Royal Dutch Shell plc plans to lay off staff in its U.S. exploration and production (E&P) arm and cut upstream Americas spending by 20% this year to right its capital spending with cash flow.

CEO Ben van Beurden took over on Jan. 1, and Thursday he offered a candid analysis about the state of Shell’s portfolio. Financial performance “is frankly not acceptable…Some of our exploration bets have simply not worked out,” he said during a management meeting with analysts. Van Beurden had run the refining business before being promoted.

The comments echo statements he already made this year, faulting underperformance in endeavors that are draining cash with no payoff in sight (see Daily GPI, Jan. 17; Jan. 30).

On the spending list for North America this year:

Funding also is to continue for the proposed liquefied natural gas (LNG) export mega project for British Columbia, but Shell has well-heeled partners, and the project in any event won’t come online for four to six years, the CEO said. Still in the queue is the perpetually delayed Alaska offshore drilling program, paused again this year. Shell in January suspended the summer drilling program (see Daily GPI, Jan. 17).

However, close to one-third (30%) of permanent U.S. staff and contractors are to be let go; there were no exact numbers on where the job cuts would be.

Underperforming North American assets on the “fix” or sales list are properties in Appalachia, Pinedale Anticline, Haynesville Shale and the Foothills of Canada. The company already is marketing close to 700,000 net acres of holdings in the Eagle Ford Shale, Mississippian Lime and the Rockies following a $2 billion-plus writedown in 2Q2013 (see Daily GPI, Oct. 15, 2013; Aug. 2, 2013).

“I don’t think it is a matter of trying to reinvent the company in a fundamentally different way,” van Beurden said. “It is a matter of tackling some of the issues that we know need tackling.”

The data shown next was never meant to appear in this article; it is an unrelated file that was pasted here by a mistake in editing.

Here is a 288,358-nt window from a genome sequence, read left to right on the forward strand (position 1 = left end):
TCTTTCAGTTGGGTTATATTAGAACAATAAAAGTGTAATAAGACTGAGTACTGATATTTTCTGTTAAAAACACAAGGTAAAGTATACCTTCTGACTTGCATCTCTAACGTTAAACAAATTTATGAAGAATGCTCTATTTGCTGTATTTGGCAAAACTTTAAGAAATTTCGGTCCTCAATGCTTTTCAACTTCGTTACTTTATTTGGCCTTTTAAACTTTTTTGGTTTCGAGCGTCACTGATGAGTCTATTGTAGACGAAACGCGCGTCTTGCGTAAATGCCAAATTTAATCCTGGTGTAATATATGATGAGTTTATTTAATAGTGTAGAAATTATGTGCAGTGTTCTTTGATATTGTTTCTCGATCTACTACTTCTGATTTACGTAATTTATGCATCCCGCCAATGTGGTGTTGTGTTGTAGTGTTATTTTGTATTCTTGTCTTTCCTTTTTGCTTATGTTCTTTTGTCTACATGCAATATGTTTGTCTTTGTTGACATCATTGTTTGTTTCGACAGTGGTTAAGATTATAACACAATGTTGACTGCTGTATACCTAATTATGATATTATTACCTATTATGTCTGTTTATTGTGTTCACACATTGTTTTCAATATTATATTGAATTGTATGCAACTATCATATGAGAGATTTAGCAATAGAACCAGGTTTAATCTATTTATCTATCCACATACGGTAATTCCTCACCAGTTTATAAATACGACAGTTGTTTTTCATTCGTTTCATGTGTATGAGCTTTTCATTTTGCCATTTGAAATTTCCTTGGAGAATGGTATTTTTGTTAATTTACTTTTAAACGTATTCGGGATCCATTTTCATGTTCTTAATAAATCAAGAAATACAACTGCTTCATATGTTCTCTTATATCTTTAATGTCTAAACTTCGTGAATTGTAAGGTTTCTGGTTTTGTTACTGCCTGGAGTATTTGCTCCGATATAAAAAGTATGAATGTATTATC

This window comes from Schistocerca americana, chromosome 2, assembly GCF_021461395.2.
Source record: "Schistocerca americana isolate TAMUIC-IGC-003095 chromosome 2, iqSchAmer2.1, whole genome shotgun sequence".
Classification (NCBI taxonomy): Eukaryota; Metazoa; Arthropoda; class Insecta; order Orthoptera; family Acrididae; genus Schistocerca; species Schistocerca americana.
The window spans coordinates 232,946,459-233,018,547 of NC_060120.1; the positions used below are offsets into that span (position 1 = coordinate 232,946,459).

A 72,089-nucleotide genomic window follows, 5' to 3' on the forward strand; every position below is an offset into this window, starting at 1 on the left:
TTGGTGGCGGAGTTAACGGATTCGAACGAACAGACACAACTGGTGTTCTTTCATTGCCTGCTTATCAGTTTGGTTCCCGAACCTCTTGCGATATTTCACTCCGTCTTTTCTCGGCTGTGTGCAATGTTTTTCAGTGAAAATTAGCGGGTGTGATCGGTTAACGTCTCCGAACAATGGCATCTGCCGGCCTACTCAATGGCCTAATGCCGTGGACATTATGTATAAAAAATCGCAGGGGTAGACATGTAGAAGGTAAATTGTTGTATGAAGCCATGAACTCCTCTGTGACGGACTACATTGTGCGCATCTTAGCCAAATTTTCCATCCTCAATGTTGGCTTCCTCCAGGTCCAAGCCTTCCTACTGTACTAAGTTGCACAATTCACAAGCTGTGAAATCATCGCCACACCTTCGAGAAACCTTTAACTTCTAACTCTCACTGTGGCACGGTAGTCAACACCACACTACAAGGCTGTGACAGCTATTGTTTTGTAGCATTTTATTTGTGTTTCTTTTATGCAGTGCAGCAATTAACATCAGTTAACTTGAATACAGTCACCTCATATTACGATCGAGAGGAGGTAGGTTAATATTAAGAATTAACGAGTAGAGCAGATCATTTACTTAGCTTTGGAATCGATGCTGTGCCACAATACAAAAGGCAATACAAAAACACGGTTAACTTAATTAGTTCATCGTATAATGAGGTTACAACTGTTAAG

Shell is sticking to a 2014-2015 divestment target of $15 billion, of which $4.5 billion already has been announced. About $35 billion is earmarked for this year’s capital expenditures.

The Big Oil majors overall have been less successful in capturing unconventional values like the independents. ExxonMobil has the largest North American gas operations, but it has been slowed by transitioning to higher-valued crude/liquids plays. BP plc is creating an entity for domestic assets that would operate separately, similar to ExxonMobil’s XTO Energy Inc. (see Daily GPI, March 4). Chevron Corp. plans to concentrate on global integrated gas growth in the near-term and is putting its onshore assets aside for another day (see Daily GPI, March 11). Former major ConocoPhillips separated its upstream business from downstream to give it more focus.

Van Beurden reinforced his priorities, telling analysts the strategy is founded on “technological expertise, disciplined capital investment, integrated operations and large-scale.” Investment in long-term opportunities is to be balanced with short-term delivery.

“Shell has a strong asset base and industry leadership in many of its growth themes. While this position of strength gives confidence for the future, it is also clear that we need to get a tighter grip on performance management in Shell. I am determined that, by focusing sharply on our three key priorities — better financial performance, in particular in our upstream Americas and downstream businesses, enhanced capital efficiency, and continuing strong project delivery, we will continue to grow our cash flow and improve our returns.”

Three distinct time horizons are the focus going forward: maintaining the existing cash “engines” businesses; delivering near-term cash flow from growth projects like deepwater and integrated gas; and identifying future opportunities overseas, where returns in 2013 were impacted by losses in North America and security issues in Nigeria.

“We are taking stock of our investment opportunities and operating positions,” said van Beurden. “Are our assets attractive economically, and are they resilient to industry cycles? Are our plans credible, are they competitive and are they affordable?

“This approach is driving hard choices on today’s asset base, new opportunities, and disposals plans, where we have recently announced exits from Australia and Italy downstream, Wheatstone LNG in Australia, and U.S. gas-to-liquids.”

Project start-ups from 2010 onward have added $9 billion, or more than 20% to Shell’s 2013 cash flow, he said. “We want to pick up the pace again both on cash flow and returns, driven by financial performance, capital efficiency and project delivery…”